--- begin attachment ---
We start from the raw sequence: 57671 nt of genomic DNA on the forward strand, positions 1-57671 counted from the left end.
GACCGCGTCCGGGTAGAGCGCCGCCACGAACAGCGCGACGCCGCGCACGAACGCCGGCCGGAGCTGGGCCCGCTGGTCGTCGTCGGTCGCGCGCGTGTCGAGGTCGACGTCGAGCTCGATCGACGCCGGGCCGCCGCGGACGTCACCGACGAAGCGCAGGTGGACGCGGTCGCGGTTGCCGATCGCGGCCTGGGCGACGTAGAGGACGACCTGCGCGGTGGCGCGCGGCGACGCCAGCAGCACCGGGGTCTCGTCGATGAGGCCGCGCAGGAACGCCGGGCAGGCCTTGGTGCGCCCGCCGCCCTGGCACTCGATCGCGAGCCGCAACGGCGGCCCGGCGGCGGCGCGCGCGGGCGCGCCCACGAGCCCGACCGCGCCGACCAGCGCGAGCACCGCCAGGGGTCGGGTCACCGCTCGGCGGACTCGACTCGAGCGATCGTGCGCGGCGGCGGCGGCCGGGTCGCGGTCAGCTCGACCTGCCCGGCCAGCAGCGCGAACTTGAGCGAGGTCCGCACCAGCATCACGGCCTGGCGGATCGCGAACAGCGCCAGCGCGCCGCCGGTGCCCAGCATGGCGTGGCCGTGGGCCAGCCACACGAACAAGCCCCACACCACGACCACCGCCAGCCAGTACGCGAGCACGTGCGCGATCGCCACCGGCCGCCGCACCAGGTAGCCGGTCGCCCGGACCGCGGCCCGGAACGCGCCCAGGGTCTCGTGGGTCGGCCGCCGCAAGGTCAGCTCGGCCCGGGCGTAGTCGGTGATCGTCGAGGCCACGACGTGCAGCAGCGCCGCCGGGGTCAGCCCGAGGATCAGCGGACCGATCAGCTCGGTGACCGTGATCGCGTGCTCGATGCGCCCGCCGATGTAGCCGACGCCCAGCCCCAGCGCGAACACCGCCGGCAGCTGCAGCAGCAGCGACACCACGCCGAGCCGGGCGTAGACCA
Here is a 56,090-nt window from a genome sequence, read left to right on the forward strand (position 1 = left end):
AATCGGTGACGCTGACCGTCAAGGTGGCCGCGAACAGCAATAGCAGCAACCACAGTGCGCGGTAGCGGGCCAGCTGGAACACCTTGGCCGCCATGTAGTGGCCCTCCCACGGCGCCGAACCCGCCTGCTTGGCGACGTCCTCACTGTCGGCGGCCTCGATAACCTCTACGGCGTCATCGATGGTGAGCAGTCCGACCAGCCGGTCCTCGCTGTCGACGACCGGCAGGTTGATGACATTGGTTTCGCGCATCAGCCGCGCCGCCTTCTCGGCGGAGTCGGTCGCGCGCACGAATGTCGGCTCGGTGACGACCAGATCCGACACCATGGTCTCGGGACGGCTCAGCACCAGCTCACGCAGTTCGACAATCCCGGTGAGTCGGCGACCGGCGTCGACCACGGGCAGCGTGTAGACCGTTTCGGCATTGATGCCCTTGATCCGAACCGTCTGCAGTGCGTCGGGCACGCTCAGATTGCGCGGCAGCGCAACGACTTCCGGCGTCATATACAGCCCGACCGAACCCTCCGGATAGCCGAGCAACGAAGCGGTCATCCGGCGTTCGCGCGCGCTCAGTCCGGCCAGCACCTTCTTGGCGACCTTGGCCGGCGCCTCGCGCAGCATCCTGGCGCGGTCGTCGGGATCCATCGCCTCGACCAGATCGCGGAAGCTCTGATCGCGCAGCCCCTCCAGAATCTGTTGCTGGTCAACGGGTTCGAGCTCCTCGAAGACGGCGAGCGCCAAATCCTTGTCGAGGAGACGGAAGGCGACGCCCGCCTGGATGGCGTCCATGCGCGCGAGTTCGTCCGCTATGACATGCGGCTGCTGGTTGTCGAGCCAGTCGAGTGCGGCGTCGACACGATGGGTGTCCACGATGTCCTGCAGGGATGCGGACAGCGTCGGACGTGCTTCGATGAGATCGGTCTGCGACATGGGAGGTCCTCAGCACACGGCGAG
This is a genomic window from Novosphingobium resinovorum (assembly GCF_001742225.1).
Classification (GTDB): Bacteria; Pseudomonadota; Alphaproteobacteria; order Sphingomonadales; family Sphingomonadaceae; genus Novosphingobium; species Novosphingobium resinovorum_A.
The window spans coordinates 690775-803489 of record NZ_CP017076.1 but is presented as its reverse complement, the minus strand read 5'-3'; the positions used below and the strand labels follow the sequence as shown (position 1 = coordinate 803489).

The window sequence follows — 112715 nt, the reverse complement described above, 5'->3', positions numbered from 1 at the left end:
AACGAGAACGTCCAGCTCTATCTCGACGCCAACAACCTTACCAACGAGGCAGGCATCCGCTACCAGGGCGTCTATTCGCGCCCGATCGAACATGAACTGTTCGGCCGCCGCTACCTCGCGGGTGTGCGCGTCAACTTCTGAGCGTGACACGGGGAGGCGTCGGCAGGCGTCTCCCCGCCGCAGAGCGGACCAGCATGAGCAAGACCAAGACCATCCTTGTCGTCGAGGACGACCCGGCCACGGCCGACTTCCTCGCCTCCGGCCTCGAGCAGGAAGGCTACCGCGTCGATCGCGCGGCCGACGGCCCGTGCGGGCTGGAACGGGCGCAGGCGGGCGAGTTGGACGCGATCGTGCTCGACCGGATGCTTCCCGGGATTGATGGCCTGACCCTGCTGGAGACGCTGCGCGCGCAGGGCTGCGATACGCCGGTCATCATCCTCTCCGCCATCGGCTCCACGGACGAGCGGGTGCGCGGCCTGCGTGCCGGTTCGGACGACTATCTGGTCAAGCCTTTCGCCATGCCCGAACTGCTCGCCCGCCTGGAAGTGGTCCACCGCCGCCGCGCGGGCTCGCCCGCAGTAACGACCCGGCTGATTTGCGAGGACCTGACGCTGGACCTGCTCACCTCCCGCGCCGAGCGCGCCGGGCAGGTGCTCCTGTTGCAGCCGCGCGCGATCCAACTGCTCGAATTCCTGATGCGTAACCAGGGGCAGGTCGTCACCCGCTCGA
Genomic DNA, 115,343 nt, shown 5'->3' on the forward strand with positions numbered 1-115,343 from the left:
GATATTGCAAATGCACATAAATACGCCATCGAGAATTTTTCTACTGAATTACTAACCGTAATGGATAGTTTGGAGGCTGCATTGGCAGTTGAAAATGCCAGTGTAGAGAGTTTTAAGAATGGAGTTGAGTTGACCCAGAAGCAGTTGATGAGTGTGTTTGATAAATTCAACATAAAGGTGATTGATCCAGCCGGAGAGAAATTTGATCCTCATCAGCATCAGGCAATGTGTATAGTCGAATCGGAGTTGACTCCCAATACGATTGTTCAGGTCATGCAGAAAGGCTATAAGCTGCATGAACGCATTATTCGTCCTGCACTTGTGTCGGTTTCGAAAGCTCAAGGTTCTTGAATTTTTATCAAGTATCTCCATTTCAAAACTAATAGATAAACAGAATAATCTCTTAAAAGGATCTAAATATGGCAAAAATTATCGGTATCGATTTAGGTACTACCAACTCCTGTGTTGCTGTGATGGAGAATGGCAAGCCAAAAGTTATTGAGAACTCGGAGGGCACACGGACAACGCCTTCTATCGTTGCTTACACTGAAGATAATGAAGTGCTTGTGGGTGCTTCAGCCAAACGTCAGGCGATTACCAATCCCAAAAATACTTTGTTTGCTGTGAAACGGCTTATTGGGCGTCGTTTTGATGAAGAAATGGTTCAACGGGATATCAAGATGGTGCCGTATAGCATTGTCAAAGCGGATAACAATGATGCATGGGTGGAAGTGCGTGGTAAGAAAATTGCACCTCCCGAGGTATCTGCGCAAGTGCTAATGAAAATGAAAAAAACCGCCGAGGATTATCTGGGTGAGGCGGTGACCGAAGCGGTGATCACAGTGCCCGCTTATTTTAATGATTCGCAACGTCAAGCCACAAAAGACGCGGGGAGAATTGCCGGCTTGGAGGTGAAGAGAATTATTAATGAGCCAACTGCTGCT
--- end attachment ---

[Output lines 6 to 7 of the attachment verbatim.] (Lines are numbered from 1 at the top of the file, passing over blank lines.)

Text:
Classification (GTDB): Bacteria; Pseudomonadota; Alphaproteobacteria; order Sphingomonadales; family Sphingomonadaceae; genus Novosphingobium; species Novosphingobium resinovorum_A.
The window spans coordinates 690775-803489 of record NZ_CP017076.1 but is presented as its reverse complement, the minus strand read 5'-3'; the positions used below and the strand labels follow the sequence as shown (position 1 = coordinate 803489).